December 6, 2012

    Photo: Wikimedia Commons

BASE Jumper Dies Near Grand Canyon

Parachute failed

Norwegian BASE jumper Eliliv Ruud died near the Grand Canyon on Tuesday when his parachute failed to open after he struck a cliff face and spiraled out of control. The accident took place at Salt Trail Canyon in northern Arizona. According to a spokesman from the sheriff’s office, Ruud, 37, was about 500 feet down when a gust of wind blew him against the canyon wall. Ruud struck a cliff and spiraled down the rest of the way. Rescue crews were flown in but had to hike to the scene of the accident. He was pronounced dead at the scene.

Ruud was an experienced BASE jumper and had previously jumped in that area of the canyon. This video features him jumping with friends in Europe:


Alberto Contador     Photo: Flickr

Study: EPO May Not Help Elite Athletes

Authors call drug "pointless"

A new study has concluded that using the doping agent EPO in elite competition may not help improve performance. The study, published on Thursday in the British Journal of Pharmacology, reviewed 13 studies on EPO, conducted between 1991 and 2010. Most of the studies on EPO were conducted on people with average physical prowess, and researchers found "no scientific evidence" that the drug enhanced performance in elite athletes.

The popular justification behind EPO use is that it improves an athlete's VO2 max. But the study points out that cycling test subjects have only been assessed over short distances, and nothing resembling the length of a cycling race. It also argued that VO2 max is far from a decisive factor in long-distance competition.

"An elite cyclist runs on technique, on muscle power which is supplied by oxygen and glucose and amino acids and foods, on team tactics, on weather, on millions of things," said lead researcher Adam Cohen. "To assume that one of these factors, which is delivery of oxygen to tissue, is going to clinch the whole thing, is rather naïve."

Cohen suggests that the lack of conclusive evidence to support EPO use—and the extensive evidence of its very real dangers—may be more successful at deterring doping than current prohibitions.

Via Bloomberg News


    Photo: Wikimedia Commons

Wildife Officials Open Python-Killing Competition

$1,500 to the best snake-killer

It's no longer just a Simpsons episode: Florida wildlife officials are enlisting the help of residents to confront the invasion of pythons in the delicate Everglades ecosystem.

The first-ever Python Challenge will take place during the month of January 2013, and contestants will attempt to kill as many Burmese pythons as they can. A $1,500 prize will be awarded to the contestant with the most kills, and an additional $1,000 will be awarded for the longest snake. A hunting license is not required.

Burmese pythons, a popular exotic pet, started appearing in the Everglades in the late '70s after escaping—or being released—from people's homes. The pythons, which have no natural predators in the Everglades and are known to eat birds, rodents, reptiles, and mammals, are considered a major threat to the region's endangered species. The U.S. banned their import in January of this year.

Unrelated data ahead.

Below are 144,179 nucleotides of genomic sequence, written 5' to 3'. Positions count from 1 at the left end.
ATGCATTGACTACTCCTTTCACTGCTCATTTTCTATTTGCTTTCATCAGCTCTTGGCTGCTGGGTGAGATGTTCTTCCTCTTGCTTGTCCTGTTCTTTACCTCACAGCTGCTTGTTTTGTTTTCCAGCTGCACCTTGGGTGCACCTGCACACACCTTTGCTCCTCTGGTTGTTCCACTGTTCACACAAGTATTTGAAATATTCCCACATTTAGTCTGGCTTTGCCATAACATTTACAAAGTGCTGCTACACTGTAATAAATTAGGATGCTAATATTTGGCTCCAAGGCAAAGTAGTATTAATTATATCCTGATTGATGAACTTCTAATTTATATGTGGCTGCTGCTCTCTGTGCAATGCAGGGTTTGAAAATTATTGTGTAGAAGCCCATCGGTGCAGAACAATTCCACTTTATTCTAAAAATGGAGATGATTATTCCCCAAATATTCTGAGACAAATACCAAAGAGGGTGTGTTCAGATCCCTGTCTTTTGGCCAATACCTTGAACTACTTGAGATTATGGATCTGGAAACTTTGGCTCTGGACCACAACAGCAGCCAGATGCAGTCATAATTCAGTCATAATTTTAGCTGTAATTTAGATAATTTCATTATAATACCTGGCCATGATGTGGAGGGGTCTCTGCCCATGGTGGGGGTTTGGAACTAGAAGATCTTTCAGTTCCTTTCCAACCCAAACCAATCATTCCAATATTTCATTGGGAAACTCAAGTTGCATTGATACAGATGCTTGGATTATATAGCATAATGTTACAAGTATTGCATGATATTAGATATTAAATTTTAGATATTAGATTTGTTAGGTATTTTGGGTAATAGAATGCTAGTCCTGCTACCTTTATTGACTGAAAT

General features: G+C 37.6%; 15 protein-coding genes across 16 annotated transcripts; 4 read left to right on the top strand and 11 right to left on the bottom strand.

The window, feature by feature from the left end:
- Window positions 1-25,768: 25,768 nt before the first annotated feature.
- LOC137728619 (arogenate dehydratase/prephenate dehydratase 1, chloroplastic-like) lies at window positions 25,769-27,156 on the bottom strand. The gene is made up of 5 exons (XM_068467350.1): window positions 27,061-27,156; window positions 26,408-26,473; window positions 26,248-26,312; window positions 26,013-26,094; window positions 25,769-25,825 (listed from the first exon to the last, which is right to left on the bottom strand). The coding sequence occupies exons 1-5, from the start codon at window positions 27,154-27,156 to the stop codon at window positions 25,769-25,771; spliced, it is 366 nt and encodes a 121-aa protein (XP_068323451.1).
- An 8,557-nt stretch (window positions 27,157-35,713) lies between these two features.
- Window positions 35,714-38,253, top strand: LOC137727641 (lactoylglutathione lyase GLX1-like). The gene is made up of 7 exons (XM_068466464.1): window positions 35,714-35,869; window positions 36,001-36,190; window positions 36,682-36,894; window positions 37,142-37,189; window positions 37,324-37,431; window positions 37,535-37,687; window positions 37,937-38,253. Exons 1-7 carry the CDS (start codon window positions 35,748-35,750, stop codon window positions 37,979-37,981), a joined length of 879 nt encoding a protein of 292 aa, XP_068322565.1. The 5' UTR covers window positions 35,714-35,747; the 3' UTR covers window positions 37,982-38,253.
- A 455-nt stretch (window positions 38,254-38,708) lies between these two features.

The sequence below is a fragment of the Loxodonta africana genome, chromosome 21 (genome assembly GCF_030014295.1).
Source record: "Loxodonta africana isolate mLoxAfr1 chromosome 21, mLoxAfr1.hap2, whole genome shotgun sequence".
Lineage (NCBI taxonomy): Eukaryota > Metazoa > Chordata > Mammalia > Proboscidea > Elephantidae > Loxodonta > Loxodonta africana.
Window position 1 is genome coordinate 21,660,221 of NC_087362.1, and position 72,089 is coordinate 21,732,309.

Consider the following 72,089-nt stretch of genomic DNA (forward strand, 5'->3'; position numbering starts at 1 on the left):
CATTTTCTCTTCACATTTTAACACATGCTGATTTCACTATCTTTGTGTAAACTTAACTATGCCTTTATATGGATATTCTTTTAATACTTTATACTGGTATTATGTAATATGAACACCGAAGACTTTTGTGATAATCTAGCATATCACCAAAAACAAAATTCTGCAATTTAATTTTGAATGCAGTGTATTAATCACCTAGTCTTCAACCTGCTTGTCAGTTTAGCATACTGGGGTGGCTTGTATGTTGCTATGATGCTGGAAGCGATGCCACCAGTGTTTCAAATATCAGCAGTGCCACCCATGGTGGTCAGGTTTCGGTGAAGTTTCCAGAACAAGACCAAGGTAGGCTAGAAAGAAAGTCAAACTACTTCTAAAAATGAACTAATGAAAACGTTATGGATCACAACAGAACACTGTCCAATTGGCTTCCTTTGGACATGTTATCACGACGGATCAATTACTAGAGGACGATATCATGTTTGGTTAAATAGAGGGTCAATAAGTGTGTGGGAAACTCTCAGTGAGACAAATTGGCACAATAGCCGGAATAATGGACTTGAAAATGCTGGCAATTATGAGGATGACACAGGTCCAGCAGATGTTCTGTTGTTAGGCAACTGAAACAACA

Via Treehugger


    Photo: aurĂ©lien./Flickr

IOC Strips 4 Medals, Plans to Strip Armstrong's

U.S. gains a gold

The International Olympic Committee stripped four 2004 Athens Olympics track and field athletes of their medals on Wednesday after retesting about 100 doping samples. Yuriy Bilonog of the Ukraine (gold, shot put), Ivan Tskikhan (silver, hammer throw) and Irina Yatchenko (bronze, discus) of Belarus and Svetlana Krivelyova of Russia (bronze, shot put) all lost their medals. IOC rules allow blood samples to be frozen for eight years after competition and then tested again using improved technology. Both shot put winners at the Athens Games have now tested positive for doping and lost their medals.

The U.S. gained a gold medal, as shot-putter Adam Nelson was awarded Bilonog’s gold, but will also lose a bronze when the IOC strips Lance Armstrong of his medal from the 2000 Sydney Games. “If the UCI have the ability to remove all these titles,” said IOC vice president Craig Reedie, “we should have the ability to remove a bronze medal. Once they go through their procedures, then we'll go through ours.” For now, the IOC must wait for the International Cycling Union to formally notify Armstrong of the loss of all results since August 1998.

Via Associated Press


McAfee in an undated Facebook photo.     Photo: John McAfee

John McAfee Arrested in Guatemala

Fighting extradition to Belize

Software mogul John McAfee was arrested in Guatemala City on Thursday after entering the country illegally. McAfee, 67, said on Wednesday that he had requested asylum in Guatemala, and that he feared he would be killed by police if he returned to Belize, where he is a person of interest in the murder of his neighbor, Gregory Viant Faull.

"He will be in danger if he is returned to Belize, where he has denounced authorities," said his Guatemalan lawyer, Telesforo Guerra.

The Guatemalan Foreign Ministry is now deciding whether to send McAfee back to Belize for questioning. McAfee has been on the run since early November, when Faull was found dead in his home from a gunshot wound.

Via Salt Lake Tribune